Established and steady within the busyness of pharmaceutical industry logistical challenges is Amerijet.

Amerijet is an airline established in Miami almost 50 years ago by a man David Bassett with prior business experience in Latin America and the Caribbean Basin.

His background logically led to the creation of air service to those countries from Miami, “the business capital of Latin America”.

Time-sensitive pharmaceuticals and emerging fresh produce exports were key air cargo targets for remote and distant customers. Today Amerijet serves 40 cities in that vast region.

San Juan, Puerto Rico, has been a pharmaceutical manufacturing center since the late 1980s and in more recent years producers in Mexico City have also become global leaders in the pharmaceutical supply business, according to Tim Strauss, Amerijet’s CEO. Strauss said Amerijet for some time had worked for requisite licenses to serve San Juan. By coincidence – timed with the outbreak of Coronavirus – that San Juan license came through for Amerijet 18 months ago.

Today San Juan and Mexico City – as well as Panama City - are key epicenters for Amerijet’s business, in terms of supplying finished pharmaceuticals for those national markets, as well as picking up outbound finished products or related ingredients for foreign consumers and manufacturers.

The U.S. market isn’t the backbone of Amerijet’s business, but from Latin American producers, drug components are regularly flown to pharmaceutical companies around Philadelphia area, and elsewhere in the United States.

Strauss indicated that Brussels, Belgium, is the largest export point for finished pharmaceuticals. Amerijet maximizes time efficiencies with a couple direct flights per week from Brussels to Latin America and the Caribbean islands.

All the while, Miami International Airport is the company’s base. There, Amerijet’s facility “is the best I have seen anywhere,” Strauss said.

Here, Amerijet’s flagship 360,000 square-foot facility features a 40,000 square-foot temperature-controlled handling center designed to maintain the cold-chain integrity for refrigerated, frozen, and chilled products. The facility boasts exclusive airside ramp access to the Amerijet fleet for immediate loading and unloading of temperature-controlled shipments. Moreover, an environmentally-protected exclusive pre-cooling receiving area allows for the successful tender, transfer, and transport of vaccines.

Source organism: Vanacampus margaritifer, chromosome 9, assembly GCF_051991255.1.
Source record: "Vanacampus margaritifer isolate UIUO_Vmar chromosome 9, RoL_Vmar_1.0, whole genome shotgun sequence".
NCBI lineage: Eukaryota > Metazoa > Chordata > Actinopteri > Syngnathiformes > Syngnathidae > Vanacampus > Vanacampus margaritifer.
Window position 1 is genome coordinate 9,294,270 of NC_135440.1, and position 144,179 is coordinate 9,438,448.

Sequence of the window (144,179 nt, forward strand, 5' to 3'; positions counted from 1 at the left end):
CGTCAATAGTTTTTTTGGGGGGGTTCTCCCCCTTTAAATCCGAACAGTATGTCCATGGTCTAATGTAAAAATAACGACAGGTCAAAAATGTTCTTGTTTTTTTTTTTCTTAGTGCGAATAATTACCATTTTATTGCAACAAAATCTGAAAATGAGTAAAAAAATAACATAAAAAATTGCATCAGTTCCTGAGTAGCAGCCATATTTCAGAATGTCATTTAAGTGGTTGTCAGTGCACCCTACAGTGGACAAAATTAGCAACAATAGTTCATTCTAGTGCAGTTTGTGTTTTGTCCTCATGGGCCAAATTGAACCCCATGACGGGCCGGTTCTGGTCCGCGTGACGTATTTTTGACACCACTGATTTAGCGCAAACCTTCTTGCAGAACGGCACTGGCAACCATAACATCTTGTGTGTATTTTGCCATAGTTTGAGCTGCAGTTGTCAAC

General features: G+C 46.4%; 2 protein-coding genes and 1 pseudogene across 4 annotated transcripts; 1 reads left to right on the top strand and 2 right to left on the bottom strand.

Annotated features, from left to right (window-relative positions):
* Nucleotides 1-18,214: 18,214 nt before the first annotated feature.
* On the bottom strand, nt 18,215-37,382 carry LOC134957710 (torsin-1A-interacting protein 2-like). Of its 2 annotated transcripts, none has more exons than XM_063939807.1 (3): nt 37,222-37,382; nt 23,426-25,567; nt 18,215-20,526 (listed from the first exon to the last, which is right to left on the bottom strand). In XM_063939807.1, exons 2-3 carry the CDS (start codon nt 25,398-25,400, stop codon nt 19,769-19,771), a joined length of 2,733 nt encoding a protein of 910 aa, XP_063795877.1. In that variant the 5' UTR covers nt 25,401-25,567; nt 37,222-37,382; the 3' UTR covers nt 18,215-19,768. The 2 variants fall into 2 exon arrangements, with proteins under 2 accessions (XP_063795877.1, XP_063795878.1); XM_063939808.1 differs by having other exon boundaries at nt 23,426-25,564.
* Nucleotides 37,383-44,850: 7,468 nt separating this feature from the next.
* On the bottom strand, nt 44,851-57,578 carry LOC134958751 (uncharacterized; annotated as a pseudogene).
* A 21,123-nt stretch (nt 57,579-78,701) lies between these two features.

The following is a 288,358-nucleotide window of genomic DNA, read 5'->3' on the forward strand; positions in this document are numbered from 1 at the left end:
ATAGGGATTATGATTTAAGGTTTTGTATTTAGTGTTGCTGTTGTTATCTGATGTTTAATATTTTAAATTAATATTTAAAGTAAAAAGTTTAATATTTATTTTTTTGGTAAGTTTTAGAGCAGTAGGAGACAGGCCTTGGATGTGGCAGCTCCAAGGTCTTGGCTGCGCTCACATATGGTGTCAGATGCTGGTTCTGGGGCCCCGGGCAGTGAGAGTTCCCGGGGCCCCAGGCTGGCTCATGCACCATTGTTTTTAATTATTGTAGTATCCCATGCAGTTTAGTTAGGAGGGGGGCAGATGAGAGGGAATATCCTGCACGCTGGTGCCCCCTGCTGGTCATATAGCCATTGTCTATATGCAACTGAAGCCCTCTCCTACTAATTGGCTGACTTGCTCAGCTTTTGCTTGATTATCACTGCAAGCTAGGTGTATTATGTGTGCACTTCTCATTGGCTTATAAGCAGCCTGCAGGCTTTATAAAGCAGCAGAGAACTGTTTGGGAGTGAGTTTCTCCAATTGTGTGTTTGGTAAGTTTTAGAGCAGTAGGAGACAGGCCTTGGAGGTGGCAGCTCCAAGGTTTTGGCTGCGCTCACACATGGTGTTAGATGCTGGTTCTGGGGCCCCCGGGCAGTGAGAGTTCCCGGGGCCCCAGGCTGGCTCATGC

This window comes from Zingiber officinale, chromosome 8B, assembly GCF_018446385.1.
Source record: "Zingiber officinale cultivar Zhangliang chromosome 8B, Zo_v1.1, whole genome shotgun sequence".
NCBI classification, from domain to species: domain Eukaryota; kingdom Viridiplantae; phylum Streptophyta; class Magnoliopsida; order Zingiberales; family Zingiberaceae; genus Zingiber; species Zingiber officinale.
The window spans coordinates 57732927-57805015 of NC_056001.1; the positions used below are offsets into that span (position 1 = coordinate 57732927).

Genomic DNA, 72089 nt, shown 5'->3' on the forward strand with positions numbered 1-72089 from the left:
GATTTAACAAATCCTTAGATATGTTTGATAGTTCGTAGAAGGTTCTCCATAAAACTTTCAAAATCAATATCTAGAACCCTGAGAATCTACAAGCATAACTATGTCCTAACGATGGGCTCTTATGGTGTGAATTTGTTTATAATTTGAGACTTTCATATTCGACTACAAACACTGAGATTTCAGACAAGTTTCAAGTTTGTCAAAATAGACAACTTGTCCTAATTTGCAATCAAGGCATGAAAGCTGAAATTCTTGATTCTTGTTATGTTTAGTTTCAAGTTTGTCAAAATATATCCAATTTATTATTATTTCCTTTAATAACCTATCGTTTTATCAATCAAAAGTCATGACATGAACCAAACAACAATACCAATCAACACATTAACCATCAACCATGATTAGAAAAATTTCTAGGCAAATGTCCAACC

Amerijet’s cold-chain pharma standards and processes have been certified by IATA since 2017. The airline completed its preparations to support the COVID-19 vaccine shipments by being the first U.S cargo carrier re-certified under the IATA CEIV program in August 2020.

Because Amerijet has been immersed in the pharmaceutical business for decades, the COVID-19 epidemic was not an overwhelming shock to the firm’s operations. Strauss notes that the vaccine vials are small, so packing air containers with large volumes for Latin American markets is a manageable task.

Strauss notes that his company is sensitive to the need for benevolent service to society, which is especially important as it serves underdeveloped regions of the world with life-saving products.

For one example, this year, Amerijet delivered COVID-19 vaccines to the Caribbean and Central America on behalf of Odyssey Logistics…

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